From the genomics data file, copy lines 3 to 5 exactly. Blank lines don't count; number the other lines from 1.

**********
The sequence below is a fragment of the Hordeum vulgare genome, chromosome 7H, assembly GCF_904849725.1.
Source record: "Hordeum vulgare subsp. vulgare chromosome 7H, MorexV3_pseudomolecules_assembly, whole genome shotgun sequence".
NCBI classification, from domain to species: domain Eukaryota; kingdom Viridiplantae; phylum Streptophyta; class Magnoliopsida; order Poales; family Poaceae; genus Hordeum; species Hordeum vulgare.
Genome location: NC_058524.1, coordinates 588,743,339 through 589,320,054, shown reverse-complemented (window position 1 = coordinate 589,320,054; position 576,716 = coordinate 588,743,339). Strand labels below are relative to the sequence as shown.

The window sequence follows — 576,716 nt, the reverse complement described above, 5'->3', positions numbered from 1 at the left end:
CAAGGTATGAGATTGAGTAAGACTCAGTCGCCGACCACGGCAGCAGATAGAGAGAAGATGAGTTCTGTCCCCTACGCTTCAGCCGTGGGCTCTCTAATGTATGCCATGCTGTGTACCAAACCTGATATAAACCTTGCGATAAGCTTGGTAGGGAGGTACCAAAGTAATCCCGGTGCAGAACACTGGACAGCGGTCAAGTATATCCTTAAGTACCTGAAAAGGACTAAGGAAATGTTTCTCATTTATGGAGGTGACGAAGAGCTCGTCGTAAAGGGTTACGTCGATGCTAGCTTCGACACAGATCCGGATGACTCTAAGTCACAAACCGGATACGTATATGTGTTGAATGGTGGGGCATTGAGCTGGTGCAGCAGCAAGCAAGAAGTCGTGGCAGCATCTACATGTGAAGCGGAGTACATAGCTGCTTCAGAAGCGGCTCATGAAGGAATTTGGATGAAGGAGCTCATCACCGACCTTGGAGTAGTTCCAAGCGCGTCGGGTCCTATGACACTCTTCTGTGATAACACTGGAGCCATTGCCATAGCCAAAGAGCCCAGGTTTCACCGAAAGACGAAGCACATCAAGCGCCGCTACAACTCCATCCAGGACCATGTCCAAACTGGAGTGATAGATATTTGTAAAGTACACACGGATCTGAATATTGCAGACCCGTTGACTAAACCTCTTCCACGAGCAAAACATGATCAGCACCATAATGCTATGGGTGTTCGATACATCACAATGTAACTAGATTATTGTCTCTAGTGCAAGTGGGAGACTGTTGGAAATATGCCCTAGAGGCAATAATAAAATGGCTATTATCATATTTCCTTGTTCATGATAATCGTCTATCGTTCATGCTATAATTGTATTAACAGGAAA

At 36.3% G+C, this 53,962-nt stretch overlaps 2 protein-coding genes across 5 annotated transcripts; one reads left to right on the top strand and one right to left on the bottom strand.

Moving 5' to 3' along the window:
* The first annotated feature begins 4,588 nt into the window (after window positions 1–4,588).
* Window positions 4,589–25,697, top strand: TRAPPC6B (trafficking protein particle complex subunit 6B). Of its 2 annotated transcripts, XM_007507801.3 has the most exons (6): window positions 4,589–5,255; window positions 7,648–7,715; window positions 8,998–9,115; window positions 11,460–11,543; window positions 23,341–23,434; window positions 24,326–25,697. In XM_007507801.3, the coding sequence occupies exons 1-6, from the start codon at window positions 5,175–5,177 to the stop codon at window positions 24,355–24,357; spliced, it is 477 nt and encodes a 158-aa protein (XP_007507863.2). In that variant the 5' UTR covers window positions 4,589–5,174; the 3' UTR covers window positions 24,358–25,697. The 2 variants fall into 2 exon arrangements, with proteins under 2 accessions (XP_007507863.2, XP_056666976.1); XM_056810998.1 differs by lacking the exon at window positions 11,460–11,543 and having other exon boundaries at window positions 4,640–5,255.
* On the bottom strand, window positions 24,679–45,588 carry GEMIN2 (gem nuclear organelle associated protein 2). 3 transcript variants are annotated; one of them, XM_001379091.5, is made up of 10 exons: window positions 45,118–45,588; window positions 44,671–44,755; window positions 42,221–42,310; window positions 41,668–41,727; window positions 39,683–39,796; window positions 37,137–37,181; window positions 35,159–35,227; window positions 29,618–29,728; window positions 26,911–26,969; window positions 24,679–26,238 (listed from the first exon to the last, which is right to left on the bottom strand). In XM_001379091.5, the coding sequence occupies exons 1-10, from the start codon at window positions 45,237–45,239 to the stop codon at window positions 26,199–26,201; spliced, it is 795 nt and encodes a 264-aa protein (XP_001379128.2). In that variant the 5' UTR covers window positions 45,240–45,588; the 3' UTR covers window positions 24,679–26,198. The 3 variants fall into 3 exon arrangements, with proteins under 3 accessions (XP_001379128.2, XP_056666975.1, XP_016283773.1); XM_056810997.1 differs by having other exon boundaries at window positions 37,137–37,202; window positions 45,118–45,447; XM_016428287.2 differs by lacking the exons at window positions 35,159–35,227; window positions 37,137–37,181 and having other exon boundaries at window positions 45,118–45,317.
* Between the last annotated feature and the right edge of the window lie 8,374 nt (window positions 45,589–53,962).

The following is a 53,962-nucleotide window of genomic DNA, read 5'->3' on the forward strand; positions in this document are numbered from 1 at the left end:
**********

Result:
NCBI classification, from domain to species: domain Eukaryota; kingdom Viridiplantae; phylum Streptophyta; class Magnoliopsida; order Poales; family Poaceae; genus Hordeum; species Hordeum vulgare.
Genome location: NC_058524.1, coordinates 588,743,339 through 589,320,054, shown reverse-complemented (window position 1 = coordinate 589,320,054; position 576,716 = coordinate 588,743,339). Strand labels below are relative to the sequence as shown.

The window sequence follows — 576,716 nt, the reverse complement described above, 5'->3', positions numbered from 1 at the left end: